Friday, April 6, 2018

Tagged under: ,

I Find That Offensive

Christopher Owens with a review of a book that advocates free speech.


‘I Find That Offensive!’

Short books are vastly underrated.

A really great novel packs more of a punch in 200 odd pages than in 1000.

I Find that Offensive
is one in a series of books from Biteback Publishing which come under the umbrella name of 'Provocations.' In this series, we've read the likes of Kevin Meagher argue that a United Ireland is inevitable, John Sutherland discussing the wars on young and old people, and even prime time scumbag Kelvin McKenzie articulating his enthusiasm on immigration.

And with them all being around the 200 page mark, there is enough in there to facilitate an argument while also being light enough to dip in and out of when needed.

With the recent conviction of YouTuber (and attention seeker) "Count Dankula" for making a video of a pug making a Nazi salute while he uses the phrase "gas the Jews," and the PSNI investigating Ellie Evans for holding a placard saying "Fuck the DUP", revisiting this book is a grim reminder of what we now face.

A former member of the Revolutionary Communist Party, Claire Fox has been a known figure in the media for quite a while with columns in the Times, being a panellist on Radio 4's The Moral Maze and appearing on Newsnight. Very much a fervent supporter of freedom of speech and the necessity for debate, this book should be a starting point for today's people.

Unfortunately, it doesn't quite hit the revolutionary zeal. But it gives it a good go.

She begins by discussing a talk she gave in a classroom made up of "90 per cent Muslim students" post Charlie Hebdo, in which she managed to offend students by not referring to Mohammed as the Prophet. She notes that "One young woman, her voice quivering explained that...seeing something like the Hebdo cartoons were...like being physically assaulted..." Quite a strong statement, I'm sure you'll agree.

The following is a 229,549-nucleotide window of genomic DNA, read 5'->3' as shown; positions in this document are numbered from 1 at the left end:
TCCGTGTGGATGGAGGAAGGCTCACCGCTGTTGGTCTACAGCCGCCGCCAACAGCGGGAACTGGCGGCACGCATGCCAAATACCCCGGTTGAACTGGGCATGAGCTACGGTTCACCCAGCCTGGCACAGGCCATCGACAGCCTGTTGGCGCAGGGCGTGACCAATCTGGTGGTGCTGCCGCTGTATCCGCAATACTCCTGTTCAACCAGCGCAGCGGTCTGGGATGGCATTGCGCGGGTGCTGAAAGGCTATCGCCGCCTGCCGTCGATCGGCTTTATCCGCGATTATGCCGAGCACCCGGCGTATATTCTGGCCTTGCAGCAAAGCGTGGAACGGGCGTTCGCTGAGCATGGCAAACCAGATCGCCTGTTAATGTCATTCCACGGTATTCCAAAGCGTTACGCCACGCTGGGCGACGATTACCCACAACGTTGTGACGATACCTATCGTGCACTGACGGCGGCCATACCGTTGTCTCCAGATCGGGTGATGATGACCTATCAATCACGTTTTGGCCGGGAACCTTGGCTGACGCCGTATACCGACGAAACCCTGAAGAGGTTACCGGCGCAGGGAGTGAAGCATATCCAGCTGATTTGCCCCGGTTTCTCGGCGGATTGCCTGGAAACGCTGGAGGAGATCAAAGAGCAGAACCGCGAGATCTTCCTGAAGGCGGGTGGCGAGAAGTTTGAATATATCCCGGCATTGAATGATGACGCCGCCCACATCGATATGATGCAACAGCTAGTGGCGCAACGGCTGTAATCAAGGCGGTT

Linking it with another school discussion she had centred around Ched Evans (then convicted of rape but subsequently found not guilty on retrial), Fox describes how her defence of due process, rehabilitation and (quoting Germaine Greer) informing these pupils that rape was not necessarily the worst thing that could happen to someone was the cue for inevitable outrage: "Girls were hugging each other for comfort...I was told that I was dangerous, irresponsible and offensive."

Of course, we know that teenagers are prone to melodrama and exaggeration. But Fox felt this was different: both sets of kids genuinely believed that such views are unacceptable and didn't want to hear them. This wasn't someone opting out of an argument, this was two groups of school kids demanding that the conversation be shut down.

It's both childish and disturbing, and it's filtered into everyday life. Fox reports it with an air of resignation and genuine bewilderment, even while trying to be sympathetic. This is the main problem of the book: trying to express an understanding tone when the words on the page don't match this.

Split into three parts, the first one sets the scene by looking into various examples in recent UK-US history of "offensiveness." Ranging from the stupid (clapping being banned because it could "retraumatise" people) to the insidious (the reaction to Erika Christaki's email about Halloween costumes), it's an infuriating read and the ever-growing list of absurdities makes it reminiscent of Monty Python recreating Kafka.

Interestingly, and this has been mentioned by other reviewers, when discussing the shameful episode where supposed "feminists" lashed out at Pretenders front woman Chrissie Hynde for her comments suggesting that the rape she suffered was partly her own fault, Fox uses the word "culpability" in relation to Hynde's actions.

Now, since Hynde is on record as saying she feels a certain amount of responsibility, the use of the word is legitimate in this context. However, earlier in the book, Fox castigates the people who felt the Charlie Hebdo staff were, in effect "asking for it." While that is understandable, there is a problem here. Surely, by publishing cartoons that some would consider blasphemous, there was always a chance that people who hold fanatical views about a religion would get wound up enough to attack the magazine? Does that make it right? Not at all. But it is a risk.